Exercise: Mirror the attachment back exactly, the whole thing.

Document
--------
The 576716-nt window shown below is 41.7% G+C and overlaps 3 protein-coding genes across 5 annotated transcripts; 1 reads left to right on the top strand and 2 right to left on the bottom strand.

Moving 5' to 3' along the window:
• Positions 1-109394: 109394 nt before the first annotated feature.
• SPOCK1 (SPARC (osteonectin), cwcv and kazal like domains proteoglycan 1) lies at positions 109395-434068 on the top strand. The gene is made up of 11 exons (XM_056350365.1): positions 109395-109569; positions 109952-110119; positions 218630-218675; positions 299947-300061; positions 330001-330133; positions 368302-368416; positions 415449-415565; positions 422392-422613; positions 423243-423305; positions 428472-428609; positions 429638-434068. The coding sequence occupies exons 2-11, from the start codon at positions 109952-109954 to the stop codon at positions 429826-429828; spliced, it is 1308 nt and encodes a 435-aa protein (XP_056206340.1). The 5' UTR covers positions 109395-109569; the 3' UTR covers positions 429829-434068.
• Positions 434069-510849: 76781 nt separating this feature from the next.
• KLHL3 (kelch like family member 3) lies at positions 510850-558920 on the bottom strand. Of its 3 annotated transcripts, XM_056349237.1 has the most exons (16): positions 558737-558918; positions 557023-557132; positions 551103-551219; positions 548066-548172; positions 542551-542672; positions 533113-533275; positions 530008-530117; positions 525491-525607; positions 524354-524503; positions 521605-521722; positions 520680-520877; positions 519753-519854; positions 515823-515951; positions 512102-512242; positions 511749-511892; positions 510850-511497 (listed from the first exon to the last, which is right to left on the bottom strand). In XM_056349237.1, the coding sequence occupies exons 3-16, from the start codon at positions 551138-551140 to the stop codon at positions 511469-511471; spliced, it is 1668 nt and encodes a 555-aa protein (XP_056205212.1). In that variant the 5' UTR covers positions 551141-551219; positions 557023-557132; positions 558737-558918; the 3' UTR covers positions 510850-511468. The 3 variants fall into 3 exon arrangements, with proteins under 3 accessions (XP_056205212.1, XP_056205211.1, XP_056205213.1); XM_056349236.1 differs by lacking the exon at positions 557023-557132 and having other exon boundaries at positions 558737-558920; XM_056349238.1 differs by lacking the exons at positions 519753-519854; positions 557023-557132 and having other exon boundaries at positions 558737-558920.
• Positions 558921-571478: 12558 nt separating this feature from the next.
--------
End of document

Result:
The 576716-nt window shown below is 41.7% G+C and overlaps 3 protein-coding genes across 5 annotated transcripts; 1 reads left to right on the top strand and 2 right to left on the bottom strand.

Moving 5' to 3' along the window:
• Positions 1-109394: 109394 nt before the first annotated feature.
• SPOCK1 (SPARC (osteonectin), cwcv and kazal like domains proteoglycan 1) lies at positions 109395-434068 on the top strand. The gene is made up of 11 exons (XM_056350365.1): positions 109395-109569; positions 109952-110119; positions 218630-218675; positions 299947-300061; positions 330001-330133; positions 368302-368416; positions 415449-415565; positions 422392-422613; positions 423243-423305; positions 428472-428609; positions 429638-434068. The coding sequence occupies exons 2-11, from the start codon at positions 109952-109954 to the stop codon at positions 429826-429828; spliced, it is 1308 nt and encodes a 435-aa protein (XP_056206340.1). The 5' UTR covers positions 109395-109569; the 3' UTR covers positions 429829-434068.
• Positions 434069-510849: 76781 nt separating this feature from the next.
• KLHL3 (kelch like family member 3) lies at positions 510850-558920 on the bottom strand. Of its 3 annotated transcripts, XM_056349237.1 has the most exons (16): positions 558737-558918; positions 557023-557132; positions 551103-551219; positions 548066-548172; positions 542551-542672; positions 533113-533275; positions 530008-530117; positions 525491-525607; positions 524354-524503; positions 521605-521722; positions 520680-520877; positions 519753-519854; positions 515823-515951; positions 512102-512242; positions 511749-511892; positions 510850-511497 (listed from the first exon to the last, which is right to left on the bottom strand). In XM_056349237.1, the coding sequence occupies exons 3-16, from the start codon at positions 551138-551140 to the stop codon at positions 511469-511471; spliced, it is 1668 nt and encodes a 555-aa protein (XP_056205212.1). In that variant the 5' UTR covers positions 551141-551219; positions 557023-557132; positions 558737-558918; the 3' UTR covers positions 510850-511468. The 3 variants fall into 3 exon arrangements, with proteins under 3 accessions (XP_056205212.1, XP_056205211.1, XP_056205213.1); XM_056349236.1 differs by lacking the exon at positions 557023-557132 and having other exon boundaries at positions 558737-558920; XM_056349238.1 differs by lacking the exons at positions 519753-519854; positions 557023-557132 and having other exon boundaries at positions 558737-558920.
• Positions 558921-571478: 12558 nt separating this feature from the next.